I’m probably going to change this to the official rhubarb blog.
Seriously. It’d be perfect. I love rhubarb. I constantly dream of ways to use it. And because rhubarb is so brief and seasonal—spring and a very short fall season—I only have to commit to a few weeks of work. I can do that.
But that’s a little niche even for me, I guess. You can’t blame me for trying though.
I had a hard time finding rhubarb this year. It seemed like it showed up everywhere very late in the game. For this reason, and in an effort to not over harvest my own plants, I bought close to four pounds when some of those pink spears finely made their appearance. I wanted to take the box that it was on display in at the grocery store. The produce clerk said “no”. Such is life.
Since most of my rhubarb bakes as of late have been breakfast oriented—like my rhubarb-ginger scones and rhubarb-cheese danishes—I decided a sweeter dessert treat was in order (that said, I take no issue with eating virtually any dessert for breakfast). These rhubarb bars, or rhu-bars (C’MONNNNN!), are just like those crumbly fruit bars that you usually see with blueberries or strawberries. The base crust and crumbly top are the same pastry so it’s an incredibly simple recipe with little finickiness to it; cut with a little almond flour adds an extra crunch to the crumble and a sweet, nutty flavor that rhubarb loves. The rhubarb itself is sharp and tart but perfectly balanced with some sweetness. It’s that contrast that makes rhubarb so desirable.
It’s the perfect spring sweet to showcase rhubarb! You could add strawberries to it if you prefer, but… no.
Start by trimming the rhubarb at either end and the chop it. I do an even mix of finely diced—halving width-wise and then in half for thin stalks or in thirds for thicker ones—and rough, larger bits. Toss the rhubarb with the sugar and salt and set it aside to macerate for 30 minutes.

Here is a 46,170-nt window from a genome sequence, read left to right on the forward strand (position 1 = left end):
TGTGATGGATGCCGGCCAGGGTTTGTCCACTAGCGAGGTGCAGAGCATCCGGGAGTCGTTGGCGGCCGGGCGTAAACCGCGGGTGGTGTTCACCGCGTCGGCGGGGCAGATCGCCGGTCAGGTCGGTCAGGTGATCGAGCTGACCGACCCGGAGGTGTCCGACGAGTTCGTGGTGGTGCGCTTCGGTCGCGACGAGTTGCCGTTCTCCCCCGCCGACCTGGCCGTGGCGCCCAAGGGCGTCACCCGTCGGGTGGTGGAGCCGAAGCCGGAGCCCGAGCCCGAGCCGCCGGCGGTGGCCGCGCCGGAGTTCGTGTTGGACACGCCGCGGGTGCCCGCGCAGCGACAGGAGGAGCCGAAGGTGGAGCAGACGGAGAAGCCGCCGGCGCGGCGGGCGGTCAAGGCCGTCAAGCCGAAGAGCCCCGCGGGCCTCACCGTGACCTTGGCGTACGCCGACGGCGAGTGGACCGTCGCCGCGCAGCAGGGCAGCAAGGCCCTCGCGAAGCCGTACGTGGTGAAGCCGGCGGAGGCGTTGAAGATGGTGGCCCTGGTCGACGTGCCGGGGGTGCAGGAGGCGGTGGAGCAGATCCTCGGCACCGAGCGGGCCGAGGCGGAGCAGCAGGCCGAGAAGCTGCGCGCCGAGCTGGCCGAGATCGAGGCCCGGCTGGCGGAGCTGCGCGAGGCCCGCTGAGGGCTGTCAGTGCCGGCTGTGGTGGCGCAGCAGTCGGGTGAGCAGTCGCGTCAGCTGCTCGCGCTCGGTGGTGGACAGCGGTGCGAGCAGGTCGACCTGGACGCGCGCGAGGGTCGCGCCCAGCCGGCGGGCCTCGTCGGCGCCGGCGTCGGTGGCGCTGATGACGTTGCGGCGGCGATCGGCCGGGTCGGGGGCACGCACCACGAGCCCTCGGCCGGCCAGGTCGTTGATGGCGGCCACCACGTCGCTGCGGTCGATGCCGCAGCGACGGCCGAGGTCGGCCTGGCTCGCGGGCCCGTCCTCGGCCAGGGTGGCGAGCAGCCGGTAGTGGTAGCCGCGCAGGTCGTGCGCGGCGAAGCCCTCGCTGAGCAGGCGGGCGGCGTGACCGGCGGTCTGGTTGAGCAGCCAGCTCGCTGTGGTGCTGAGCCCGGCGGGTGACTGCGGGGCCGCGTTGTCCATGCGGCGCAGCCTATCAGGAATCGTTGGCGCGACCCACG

Preheat over to 375°. Spray a 9" x 13" pan with baking spray and lay a fitted piece of parchment on the bottom.
Next start the crust. Add the flour, almond flour, sugar, baking powder, and sugar in a food processor. Tip in the cold, diced butter and pulse about 10 times to break the butter up into bits around the size of peas.
Slightly beat the egg in a separate dish and quickly add it into the processor while the motor is running. Immediately shut it off. Mix it a little more by hand to make sure the egg is evening incorporated throughout. The dough will be incredibly crumbly. Press half of the dough firmly into the bottom of the prepared pan.
Drain the liquid from the rhubarb—if you don't the bars will be soggy (don't toss it! Add it to soda water, reduce to a syrup... you get the idea). Toss the rhubarb with the cornstarch. Scatter this across the crust.
Sprinkle the remaining half for the crumbly mix over the top, squeezing and clumping some together as you do so, similar to how you would make a crumble. Bake for 45 - 55 minutes, until the crumbly topping is golden brown and the rhubarb soft beneath.
Let the bars cool to room temperature. I think they're easier to cut after a quick trip in the fridge to chill them. These are best within a day or two of baking but I'm on day 4 and have no complaints.